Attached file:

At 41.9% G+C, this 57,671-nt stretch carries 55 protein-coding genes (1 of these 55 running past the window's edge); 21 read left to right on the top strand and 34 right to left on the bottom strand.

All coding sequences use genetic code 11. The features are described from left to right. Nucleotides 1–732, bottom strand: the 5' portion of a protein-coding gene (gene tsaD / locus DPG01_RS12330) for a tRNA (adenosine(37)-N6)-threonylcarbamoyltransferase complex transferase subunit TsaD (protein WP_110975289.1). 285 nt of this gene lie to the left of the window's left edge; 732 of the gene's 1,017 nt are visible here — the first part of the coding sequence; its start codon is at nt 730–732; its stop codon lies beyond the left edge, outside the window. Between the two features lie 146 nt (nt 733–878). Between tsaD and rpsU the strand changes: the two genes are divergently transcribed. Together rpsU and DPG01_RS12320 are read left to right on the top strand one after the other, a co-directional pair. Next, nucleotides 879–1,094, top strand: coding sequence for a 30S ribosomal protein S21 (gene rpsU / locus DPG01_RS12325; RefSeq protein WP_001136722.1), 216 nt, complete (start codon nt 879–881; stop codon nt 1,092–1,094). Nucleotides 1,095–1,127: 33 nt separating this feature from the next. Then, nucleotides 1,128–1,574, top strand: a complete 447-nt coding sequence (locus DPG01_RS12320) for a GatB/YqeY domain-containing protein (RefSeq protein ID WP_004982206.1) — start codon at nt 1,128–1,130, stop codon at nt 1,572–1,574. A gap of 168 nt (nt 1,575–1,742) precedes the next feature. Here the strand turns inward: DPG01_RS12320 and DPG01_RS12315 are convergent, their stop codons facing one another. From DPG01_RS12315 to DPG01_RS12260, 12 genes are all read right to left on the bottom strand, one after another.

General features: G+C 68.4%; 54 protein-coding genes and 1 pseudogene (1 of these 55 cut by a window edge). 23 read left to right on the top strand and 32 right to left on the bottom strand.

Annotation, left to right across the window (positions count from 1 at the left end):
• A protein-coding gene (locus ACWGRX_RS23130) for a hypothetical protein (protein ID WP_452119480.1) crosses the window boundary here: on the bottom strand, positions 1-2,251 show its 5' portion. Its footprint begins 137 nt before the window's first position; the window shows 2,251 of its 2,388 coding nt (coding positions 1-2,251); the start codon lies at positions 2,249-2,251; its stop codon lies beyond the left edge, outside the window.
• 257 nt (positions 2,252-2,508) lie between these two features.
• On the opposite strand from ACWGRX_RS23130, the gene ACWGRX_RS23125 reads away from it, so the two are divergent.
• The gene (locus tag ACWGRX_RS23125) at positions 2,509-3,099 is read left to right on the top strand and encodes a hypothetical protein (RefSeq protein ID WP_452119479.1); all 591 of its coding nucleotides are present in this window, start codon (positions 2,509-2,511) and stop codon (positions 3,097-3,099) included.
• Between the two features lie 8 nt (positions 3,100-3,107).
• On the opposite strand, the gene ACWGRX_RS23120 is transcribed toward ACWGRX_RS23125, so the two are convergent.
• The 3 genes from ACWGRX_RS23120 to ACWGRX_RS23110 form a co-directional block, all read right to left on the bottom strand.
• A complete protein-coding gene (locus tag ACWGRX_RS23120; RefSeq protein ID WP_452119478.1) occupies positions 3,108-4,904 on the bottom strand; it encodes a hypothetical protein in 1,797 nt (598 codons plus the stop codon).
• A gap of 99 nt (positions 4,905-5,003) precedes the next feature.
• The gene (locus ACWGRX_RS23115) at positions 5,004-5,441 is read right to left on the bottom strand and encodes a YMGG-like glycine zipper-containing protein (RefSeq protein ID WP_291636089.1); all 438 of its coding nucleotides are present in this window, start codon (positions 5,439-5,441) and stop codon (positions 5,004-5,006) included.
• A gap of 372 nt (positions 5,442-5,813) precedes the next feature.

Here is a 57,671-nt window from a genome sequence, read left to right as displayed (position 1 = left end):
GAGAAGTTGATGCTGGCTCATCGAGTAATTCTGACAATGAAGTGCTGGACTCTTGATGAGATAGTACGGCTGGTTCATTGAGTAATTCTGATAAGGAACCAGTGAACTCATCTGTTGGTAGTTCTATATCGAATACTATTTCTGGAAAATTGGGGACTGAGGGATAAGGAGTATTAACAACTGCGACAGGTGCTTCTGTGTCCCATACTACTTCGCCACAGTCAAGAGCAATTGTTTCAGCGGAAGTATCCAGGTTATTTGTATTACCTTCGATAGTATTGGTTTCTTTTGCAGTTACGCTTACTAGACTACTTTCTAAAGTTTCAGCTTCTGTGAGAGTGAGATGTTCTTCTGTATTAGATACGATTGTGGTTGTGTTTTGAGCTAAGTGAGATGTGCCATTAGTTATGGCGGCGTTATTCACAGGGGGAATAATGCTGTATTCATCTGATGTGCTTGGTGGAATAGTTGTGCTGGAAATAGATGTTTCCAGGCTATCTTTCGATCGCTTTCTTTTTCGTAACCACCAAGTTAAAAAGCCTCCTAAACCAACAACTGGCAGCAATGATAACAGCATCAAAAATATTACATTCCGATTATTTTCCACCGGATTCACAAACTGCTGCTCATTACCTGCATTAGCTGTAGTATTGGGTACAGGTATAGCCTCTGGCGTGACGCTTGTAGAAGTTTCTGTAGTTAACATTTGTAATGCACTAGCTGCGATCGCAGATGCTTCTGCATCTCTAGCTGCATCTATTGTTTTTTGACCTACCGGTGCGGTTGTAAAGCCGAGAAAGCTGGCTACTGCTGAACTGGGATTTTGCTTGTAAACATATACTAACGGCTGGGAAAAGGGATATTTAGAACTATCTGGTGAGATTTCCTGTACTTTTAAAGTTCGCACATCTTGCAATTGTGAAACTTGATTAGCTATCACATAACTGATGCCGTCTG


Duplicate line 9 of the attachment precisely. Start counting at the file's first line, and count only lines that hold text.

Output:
• Between the two features lie 8 nt (positions 3,100-3,107).